Dumbledore’s father was convicted of attacking Muggles, but wasn’t said to have used Unforgivable Curses in his attack on them. That means he either used other spells, or brute force.

“Scarcely a year previously, his father, Percival, had been convicted of a savage and well-publicised attack upon three young Muggles. Albus never attempted to deny that his father (who was to die in Azkaban) had committed this crime; on the contrary, when I plucked up courage to ask him, he assured me that he knew his father to be guilty.”
- Harry Potter and the Deathly Hallows, Chapter 2 (In Memoriam)

Despite that, he’s still convicted. Other spells that can cause harm may be legal, but actually using them to cause that harm (without a reason) can still result in a conviction and Azkaban sentence.

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    Yes, this seems similar to the distinction we have in our own world between general violent crime offenses such as Assault and Murder versus specific weapons offenses such as Carrying a Handgun without a License (in places where such licenses are actually required). – Robert Columbia Oct 4 '18 at 2:26
  • Just as a side note: Morfin was mainly put in Azkaban for his attack on Tom Riddle Sr; the hexes he fired at Ogden, which did no real damage, were not likely to have played a major part in his sentencing. Of course, that was only “a jinx or hex” as well, but it was on a Muggle, which is presumably why his sentence was so much harsher than his father’s. – Janus Bahs Jacquet Oct 4 '18 at 16:17
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I am accepting Bellatrix' answer as it indeed looks like there are no regulations on hexes against people until we speak about definite criminal behavior.

But I just want to add these quotes from The Orden Of The Phoenix that relates (in a way) to what I was asking.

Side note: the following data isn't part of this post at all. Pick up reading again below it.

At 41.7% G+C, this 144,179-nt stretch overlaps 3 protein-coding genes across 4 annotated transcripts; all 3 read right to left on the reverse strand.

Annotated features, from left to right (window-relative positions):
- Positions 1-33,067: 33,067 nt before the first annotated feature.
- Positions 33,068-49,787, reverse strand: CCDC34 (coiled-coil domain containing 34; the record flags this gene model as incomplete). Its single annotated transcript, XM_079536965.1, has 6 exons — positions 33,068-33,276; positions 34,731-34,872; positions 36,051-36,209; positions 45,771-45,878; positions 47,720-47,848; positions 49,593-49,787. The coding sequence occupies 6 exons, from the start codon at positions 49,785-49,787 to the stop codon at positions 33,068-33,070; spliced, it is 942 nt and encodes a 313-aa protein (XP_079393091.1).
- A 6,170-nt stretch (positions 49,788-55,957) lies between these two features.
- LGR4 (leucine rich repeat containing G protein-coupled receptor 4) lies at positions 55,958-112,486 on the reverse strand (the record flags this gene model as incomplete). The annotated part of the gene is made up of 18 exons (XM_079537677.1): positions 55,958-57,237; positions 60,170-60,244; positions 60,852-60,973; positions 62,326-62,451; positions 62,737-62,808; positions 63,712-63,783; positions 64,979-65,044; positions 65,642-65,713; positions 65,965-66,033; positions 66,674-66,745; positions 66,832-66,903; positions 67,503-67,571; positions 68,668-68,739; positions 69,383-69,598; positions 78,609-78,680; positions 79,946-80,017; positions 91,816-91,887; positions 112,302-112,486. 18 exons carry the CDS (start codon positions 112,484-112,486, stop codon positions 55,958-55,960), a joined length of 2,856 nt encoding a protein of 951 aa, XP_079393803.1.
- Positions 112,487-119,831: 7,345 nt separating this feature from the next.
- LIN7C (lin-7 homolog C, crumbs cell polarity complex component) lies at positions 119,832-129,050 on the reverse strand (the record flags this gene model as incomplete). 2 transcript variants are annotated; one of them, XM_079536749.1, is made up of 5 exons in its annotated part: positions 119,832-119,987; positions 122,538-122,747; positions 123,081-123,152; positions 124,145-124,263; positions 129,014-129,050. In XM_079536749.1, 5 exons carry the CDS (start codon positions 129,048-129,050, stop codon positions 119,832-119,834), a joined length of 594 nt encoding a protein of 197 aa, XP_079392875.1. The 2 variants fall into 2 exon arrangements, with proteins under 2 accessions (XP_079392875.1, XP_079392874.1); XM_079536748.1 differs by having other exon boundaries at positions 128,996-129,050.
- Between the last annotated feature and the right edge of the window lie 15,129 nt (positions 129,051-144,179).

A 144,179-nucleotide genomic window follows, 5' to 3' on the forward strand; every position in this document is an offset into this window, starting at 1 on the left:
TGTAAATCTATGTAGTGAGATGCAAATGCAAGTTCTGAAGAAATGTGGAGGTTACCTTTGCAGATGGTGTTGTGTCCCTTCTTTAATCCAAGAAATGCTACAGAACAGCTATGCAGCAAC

"I told you this morning, you can't test your rubbish on students!"-"We are paying them!"-"I don't care, it could be dangerous!"...

..."It is not excellent!"-"Course it is, they're alive, aren't they?" said Fred angrily. "You can't do this, what if you made one of them really ill?"...

..."I can't stop you eating the stupid things yourselves, but you are not giving them to first years."

Hermione is not an official force here of course, but she shows the same concerns I have - should the unauthorized usage of magic on other people be restricted? Looks like what the twins are doing there is not a criminal case, but it still should fall under some rules and regulations (she believes, same as myself).

Unfortunately is seems like it's Hermione's personal opinion and no one else is bothered by uncontrolled magical experiments on children. Which I guess confirms the fact that it is not strictly controlled on a legislative level and probably can lead to as much as detention if uncovered.

UPD. Oh, I found another example! It's in The Orden of the Phoenix when McGonagall was hit by four Stupefy spells during the Astronomy examination.

"Galloping gargoyles!"- shouted Professor Tofty, who seemed to have forgotten the exam completely.- "Not so much as a warning! Outrageous behavior!"

This implies that at least some basic rules exist for using offensive spells. And if it is not necessarily a law, at least some standards that wizards are expected to follow.

  • Is this actually meant to be 1) an edit to the question 2) a comment on Bellas answer 3) a complementary answer to Bellas or 4) an answer in its own right? – TheLethalCarrot Oct 4 '18 at 10:24
  • @TheLethalCarrot - an answer on it's own as it shows a bit different angle of view from Bella's answer. In my question I wasn't asking about criminal cases like murder or violent attacks specifically, but more about regulations of using offensive magic on an every day basis (like in case of Hermione and Neville) – Shana Tar Oct 4 '18 at 10:30
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    @TheLethalCarrot I am rereading The Orden now and when came to the scene with Hermione and twins was like "hey, that's what I was looking for!". The thing is that Bella's answer seems correct anyway as it shows that law regulates only obviously criminal cases, nothing about offensive magic that does not end up with serious injuries. – Shana Tar Oct 4 '18 at 10:42
  • That's fine, just wanted to confirm is all. – TheLethalCarrot Oct 4 '18 at 11:00